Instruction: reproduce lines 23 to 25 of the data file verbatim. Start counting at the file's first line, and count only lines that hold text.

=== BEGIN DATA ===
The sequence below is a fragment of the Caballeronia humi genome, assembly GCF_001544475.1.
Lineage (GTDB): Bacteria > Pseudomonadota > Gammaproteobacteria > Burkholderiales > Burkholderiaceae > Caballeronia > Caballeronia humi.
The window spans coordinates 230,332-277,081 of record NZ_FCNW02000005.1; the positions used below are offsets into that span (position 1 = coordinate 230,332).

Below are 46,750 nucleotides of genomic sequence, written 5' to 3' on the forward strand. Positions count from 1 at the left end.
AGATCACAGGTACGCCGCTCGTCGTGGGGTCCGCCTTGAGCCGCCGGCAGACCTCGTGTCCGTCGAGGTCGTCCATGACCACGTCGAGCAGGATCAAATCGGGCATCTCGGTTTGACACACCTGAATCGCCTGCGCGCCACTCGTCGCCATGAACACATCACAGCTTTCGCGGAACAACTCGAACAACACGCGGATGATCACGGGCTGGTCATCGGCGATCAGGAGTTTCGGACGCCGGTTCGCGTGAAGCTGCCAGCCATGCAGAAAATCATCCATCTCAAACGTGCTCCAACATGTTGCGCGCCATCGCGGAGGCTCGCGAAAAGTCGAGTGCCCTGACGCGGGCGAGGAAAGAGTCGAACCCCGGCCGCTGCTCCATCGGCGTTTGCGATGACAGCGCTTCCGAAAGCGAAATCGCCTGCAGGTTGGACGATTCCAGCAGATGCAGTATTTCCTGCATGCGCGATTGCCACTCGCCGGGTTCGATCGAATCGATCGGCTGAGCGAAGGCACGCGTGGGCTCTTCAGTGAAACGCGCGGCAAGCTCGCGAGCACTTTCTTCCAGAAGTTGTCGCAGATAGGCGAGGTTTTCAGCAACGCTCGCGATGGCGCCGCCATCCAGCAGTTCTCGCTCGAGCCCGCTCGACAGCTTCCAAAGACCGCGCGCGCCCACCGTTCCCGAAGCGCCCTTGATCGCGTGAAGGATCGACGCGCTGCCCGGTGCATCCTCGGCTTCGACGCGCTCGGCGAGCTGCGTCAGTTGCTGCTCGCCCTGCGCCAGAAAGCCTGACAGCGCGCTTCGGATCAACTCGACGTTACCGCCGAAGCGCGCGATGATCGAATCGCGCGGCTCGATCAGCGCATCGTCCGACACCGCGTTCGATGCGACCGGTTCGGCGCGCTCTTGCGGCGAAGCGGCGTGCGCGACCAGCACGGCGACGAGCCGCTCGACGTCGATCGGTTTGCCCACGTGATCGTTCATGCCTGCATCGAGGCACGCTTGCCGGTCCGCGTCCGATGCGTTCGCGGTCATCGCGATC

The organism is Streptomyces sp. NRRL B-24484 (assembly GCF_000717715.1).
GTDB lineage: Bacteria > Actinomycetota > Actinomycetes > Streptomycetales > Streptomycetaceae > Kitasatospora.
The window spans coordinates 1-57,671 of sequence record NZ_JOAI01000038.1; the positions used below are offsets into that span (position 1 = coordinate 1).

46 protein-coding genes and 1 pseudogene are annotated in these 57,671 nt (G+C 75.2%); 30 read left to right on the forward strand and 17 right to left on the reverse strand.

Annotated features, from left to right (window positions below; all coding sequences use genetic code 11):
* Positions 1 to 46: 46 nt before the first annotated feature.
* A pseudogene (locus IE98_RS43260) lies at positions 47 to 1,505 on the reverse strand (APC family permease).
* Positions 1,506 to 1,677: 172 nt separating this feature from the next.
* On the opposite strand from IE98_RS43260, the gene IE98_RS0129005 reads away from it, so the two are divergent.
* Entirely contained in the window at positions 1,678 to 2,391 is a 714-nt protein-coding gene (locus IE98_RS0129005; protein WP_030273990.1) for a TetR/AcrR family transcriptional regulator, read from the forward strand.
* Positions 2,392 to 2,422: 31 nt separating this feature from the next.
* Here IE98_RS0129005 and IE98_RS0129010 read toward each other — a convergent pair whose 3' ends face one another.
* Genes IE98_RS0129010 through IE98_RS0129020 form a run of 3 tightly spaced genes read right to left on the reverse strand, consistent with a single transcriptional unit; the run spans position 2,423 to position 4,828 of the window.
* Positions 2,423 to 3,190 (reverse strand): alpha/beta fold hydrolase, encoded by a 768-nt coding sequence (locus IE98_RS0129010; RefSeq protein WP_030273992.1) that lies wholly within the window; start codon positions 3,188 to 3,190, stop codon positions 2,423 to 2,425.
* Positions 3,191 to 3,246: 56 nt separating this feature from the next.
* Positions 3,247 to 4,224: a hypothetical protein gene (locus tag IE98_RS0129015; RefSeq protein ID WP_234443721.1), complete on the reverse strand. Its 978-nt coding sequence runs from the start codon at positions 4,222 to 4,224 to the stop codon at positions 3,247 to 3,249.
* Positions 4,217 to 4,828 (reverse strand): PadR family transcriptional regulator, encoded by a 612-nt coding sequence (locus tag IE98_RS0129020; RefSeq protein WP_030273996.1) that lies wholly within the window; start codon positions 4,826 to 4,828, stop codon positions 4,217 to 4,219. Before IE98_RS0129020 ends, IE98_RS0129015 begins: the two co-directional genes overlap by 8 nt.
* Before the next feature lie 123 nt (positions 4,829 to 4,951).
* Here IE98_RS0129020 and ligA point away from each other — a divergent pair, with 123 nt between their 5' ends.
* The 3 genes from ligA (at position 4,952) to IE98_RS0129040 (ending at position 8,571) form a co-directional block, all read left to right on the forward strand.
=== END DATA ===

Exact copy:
* Before the next feature lie 123 nt (positions 4,829 to 4,951).
* Here IE98_RS0129020 and ligA point away from each other — a divergent pair, with 123 nt between their 5' ends.
* The 3 genes from ligA (at position 4,952) to IE98_RS0129040 (ending at position 8,571) form a co-directional block, all read left to right on the forward strand.